Now, the air handler in that area will work more than the others to keep that spot cool. But, it doesn’t freeze out the living or dining areas doing so. Those are handled by other heads.
In the winter, our homeowners set each unit to the same temperature as the radiators. Now, if one area remains too cold, the mini-split picks up the slack.
Ductless air conditioning and heat is energy-efficient
The new mini-split is an energy-efficient hvac solution. For starters, it’s Energy Star-certified. It meets Department of Energy standards showing it uses less energy to provide the same effect as appliances that use more power. And, using less power means paying less on utility bills.
In this case, that means the electric bill goes down in the summer. Now, our homeowners have a much more efficient system than the old energy-guzzling window units. In the winter, they’re using less oil for the hot water in the radiators and more of the efficient mini-split warmth.
The efficiency comes mostly from the design of the new system. For starters, it uses inverter technology to support a variable speed engine. This means it has more speeds than just “off” and “on” like many other hvac solutions.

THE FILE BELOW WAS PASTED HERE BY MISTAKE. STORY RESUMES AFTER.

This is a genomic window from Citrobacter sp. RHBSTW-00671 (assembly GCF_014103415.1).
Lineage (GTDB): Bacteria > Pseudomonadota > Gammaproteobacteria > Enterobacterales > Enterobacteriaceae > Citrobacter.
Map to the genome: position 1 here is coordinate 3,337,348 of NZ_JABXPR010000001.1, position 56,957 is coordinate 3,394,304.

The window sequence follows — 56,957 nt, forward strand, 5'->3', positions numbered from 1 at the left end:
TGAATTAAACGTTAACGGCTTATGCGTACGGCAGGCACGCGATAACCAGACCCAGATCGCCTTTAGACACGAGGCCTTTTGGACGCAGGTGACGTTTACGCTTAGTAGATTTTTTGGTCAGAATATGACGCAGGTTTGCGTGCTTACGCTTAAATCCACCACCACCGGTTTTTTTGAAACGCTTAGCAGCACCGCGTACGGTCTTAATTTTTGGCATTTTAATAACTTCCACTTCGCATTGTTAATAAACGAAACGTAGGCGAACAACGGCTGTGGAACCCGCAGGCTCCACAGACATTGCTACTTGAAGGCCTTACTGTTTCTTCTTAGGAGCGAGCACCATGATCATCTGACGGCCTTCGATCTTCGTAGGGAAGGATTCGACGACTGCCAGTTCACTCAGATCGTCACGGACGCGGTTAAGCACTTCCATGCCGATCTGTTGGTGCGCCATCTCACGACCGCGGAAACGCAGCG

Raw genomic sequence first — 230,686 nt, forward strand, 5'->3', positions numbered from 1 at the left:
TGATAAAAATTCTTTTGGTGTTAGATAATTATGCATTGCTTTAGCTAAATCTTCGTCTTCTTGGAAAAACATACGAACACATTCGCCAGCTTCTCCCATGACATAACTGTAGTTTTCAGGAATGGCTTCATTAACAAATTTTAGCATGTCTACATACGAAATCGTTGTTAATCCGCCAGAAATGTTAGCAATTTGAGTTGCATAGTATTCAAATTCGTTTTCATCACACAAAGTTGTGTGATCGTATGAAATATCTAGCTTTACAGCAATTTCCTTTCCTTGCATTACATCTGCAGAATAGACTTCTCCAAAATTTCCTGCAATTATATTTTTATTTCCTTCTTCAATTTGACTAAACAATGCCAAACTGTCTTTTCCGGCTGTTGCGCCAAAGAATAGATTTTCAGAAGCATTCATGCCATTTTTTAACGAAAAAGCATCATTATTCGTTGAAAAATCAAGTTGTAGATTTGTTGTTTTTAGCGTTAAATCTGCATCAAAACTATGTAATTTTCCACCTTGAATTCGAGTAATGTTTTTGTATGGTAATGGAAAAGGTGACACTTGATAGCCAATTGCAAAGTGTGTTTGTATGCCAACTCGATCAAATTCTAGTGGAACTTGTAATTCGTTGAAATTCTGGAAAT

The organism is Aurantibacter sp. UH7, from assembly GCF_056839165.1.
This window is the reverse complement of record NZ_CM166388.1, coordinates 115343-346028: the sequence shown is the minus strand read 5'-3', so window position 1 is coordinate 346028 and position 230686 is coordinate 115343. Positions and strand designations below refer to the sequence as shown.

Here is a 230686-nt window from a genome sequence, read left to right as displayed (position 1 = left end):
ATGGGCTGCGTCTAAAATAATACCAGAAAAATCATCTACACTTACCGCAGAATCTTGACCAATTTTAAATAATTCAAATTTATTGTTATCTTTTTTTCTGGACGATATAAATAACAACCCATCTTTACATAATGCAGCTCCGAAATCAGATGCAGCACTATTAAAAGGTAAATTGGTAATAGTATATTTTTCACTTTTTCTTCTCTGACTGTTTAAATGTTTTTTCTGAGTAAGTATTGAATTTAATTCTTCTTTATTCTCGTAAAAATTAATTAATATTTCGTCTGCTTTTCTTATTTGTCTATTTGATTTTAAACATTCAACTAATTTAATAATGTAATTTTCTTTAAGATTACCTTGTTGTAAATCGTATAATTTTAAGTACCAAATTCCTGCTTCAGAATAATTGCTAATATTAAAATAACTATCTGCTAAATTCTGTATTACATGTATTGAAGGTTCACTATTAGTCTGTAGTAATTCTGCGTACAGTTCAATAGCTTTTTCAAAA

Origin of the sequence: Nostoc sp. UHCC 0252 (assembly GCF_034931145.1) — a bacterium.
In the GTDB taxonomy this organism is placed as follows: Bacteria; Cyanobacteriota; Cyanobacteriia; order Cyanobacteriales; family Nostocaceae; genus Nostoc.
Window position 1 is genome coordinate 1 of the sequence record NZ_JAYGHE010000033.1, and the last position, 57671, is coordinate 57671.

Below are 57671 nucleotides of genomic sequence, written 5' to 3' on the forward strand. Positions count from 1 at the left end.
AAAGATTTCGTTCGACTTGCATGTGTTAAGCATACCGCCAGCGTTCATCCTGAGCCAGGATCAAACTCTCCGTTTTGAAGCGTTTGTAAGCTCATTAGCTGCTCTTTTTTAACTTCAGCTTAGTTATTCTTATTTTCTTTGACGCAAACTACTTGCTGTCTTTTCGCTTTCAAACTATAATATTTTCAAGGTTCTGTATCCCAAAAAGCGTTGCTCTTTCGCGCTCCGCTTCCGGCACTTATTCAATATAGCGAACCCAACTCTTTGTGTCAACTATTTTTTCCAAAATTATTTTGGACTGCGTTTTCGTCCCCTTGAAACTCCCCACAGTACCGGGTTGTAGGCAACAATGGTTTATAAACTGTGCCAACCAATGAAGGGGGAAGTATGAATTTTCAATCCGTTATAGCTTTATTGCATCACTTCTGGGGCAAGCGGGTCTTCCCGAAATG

Now, the units are often in power-saver mode. The engine runs at a low speed when maintaining the temperature. If it starts to fluctuate too much, the engine switches to a higher speed.
It gears up when people enter the room, for instance, or if someone’s using the stove. For all the other times, it just runs on low to keep this just right.
The variable speed also adds to the life of the unit. There’s less wear and tear than if it were turning off and on all day.
Next, the units are sealed entirely inside. That’s a difference from window ac’s. With those, a lot of treated air escapes around the temporary mounting system in the window.
And, our homeowners find themselves using the radiators less often. In the fall and early spring, they can use the units on their own without using the oil-fired hot water heat.
The mini-split they installed is strong enough to heat the house when it’s chilly. Now, they use the radiators when it gets really cold. And, even then the more-efficient units shoulder some of that burden in the dead of winter.
Are you looking to finally add even, energy-efficient hvac to your great room? Contact us, and we’ll design a system that’s perfect for your home and your budget.